When is a Deal a Really Good Deal

When is a Deal a Really Good Deal

One approach I mention regularly for saving money on your food purchases is to watch the grocery store flyer for sales, then plan your meals (and shopping lists) around those sales.

This method really works – I’ve saved quite a bit doing this over the years.

So, a few weeks ago, when I took a long look at the flyers from my grocery stores of choice, I happened to notice that some of the “big sales” listed in the flyer weren’t on sale at all. The price was exactly the same as what I usually paid.

What the heck?

First, ignore “brand name” products. Quite often, these are placed by the large food companies and don’t actually reflect much of a bargain at all. Just skip right past them. Occasionally, one of these might be a “loss leader,” but you can usually only find them if you’re really good at filtering out all of the noise.

Second, focus on the fresh items. The items that are fresh – fresh produce and fresh meats – are rarely branded at all. These items tend to be the real sales in the flyer (but not always – you should always have a good grasp on what the real prices are).

Third, “quantity” sales are often tricky. Let’s say you see some particular item on sale – 2/$5. That could mean a lot of things – it might mean that the items are actually $2.50 each and you don’t actually need to buy two items to get the discount, or it might mean that just buying one item will cost you $3.29 or so – which isn’t really a deal at all. Read the fine print and don’t just immediately buy more than you need or assume it’s a great deal.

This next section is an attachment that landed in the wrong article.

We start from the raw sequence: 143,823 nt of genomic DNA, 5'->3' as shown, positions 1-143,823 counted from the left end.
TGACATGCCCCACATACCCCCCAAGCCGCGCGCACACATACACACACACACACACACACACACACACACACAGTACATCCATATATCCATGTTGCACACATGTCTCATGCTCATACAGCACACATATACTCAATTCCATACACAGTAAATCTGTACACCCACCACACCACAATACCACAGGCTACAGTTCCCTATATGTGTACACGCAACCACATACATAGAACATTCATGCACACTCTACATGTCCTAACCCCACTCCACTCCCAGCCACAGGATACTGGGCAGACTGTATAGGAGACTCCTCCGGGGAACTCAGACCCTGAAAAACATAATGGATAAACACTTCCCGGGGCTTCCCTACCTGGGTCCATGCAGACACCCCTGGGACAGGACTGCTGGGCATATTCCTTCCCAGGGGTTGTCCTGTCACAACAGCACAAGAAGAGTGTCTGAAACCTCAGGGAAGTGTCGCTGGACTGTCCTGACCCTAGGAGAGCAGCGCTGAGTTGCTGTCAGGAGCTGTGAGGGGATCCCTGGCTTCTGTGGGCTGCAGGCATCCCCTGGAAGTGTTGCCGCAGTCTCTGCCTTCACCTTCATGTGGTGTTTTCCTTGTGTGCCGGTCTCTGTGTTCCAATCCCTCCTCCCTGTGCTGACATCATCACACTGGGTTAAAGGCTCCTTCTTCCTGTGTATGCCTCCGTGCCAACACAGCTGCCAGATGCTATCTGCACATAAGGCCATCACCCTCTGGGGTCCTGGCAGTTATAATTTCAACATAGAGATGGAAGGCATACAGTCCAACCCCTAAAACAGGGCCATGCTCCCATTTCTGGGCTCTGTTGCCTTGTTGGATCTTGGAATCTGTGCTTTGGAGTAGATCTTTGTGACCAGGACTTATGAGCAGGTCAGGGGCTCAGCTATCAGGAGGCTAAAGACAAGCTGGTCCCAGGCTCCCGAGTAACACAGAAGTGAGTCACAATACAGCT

Finally, know your quantities. Sometimes, “sales” loudly proclaimed in a flyer are for very small sizes. Once you’re actually in the store, however, you’ll find that the the larger size is actually the better deal, even though it’s not on “sale.” Sales on small quantity items almost always indicate something that’s not really a bargain (unless you can couple a coupon with it and get it for free).

Flyers have a lot of good deals, but there’s a lot of noise as well. Figure out how to filter through the noise and you’ll save yourself a lot of money on groceries.

Here is a list I use to know if the Sales Ads are truly running a good deal.


Bananas / lb $0.44

Grapes /lb $0.89-$1.29

Lemons ea. $0.50

Peaches /lb $0.99-$1.29

Plums /lb $1.49

Strawberries /lb $2

Watermelon ea. $3.97


Eggs doz. $1.40

Orange Juice gal. $3

Cheese 8oz $1.50

Butter 1lb $2

Sour Cream 8-16oz Free -$0.30

Milk 1 gal $3.19

Cream Cheese Free-$0.25

Canned Items

Canned Vegetables $0.60

Canned Baked Beans $1.40

Canned Kidney Beans $0.88

Canned Pinto Beans $0.88

Spaghetti Sauce $0.50-$1.00

Canned Tomatoes $0.60

Tomato Paste $0.07

Canned Chicken $1.50

Canned Tuna $0.89

Soups $0.40-$0.60


Elbow Macaroni Free-$0.50

Spaghetti Pasta Free-$0.50

Frozen Vegetables $0.19-$0.80

Biscuits $0.50


Ground Beef /lb $2.99

Roast /lb $3.97

Beef Steaks /lb $4.50

Boneless Chicken Breast /lb $1.98

Split Chicken Breast /lb $0.99

Chicken Legs /lb $0.99

Whole Chicken /lb $0.99

Bacon $2.99 Foil $1

Pork Chops /lb $1.99

Pork Roast /lb $1.99

Dry Packaged Items

Ketchup Free-$0.50

Mayonnaise $1.45

Mustard $0.38

Salad Dressing $0.50

Cookies $0.50

Crackers $1

Nuts $1.50

Sugar 4lb $1


Hamburger Buns $1

Hot Dog Buns $1

Wheat Bread $0.50-$1

Tortillas – Flour $1

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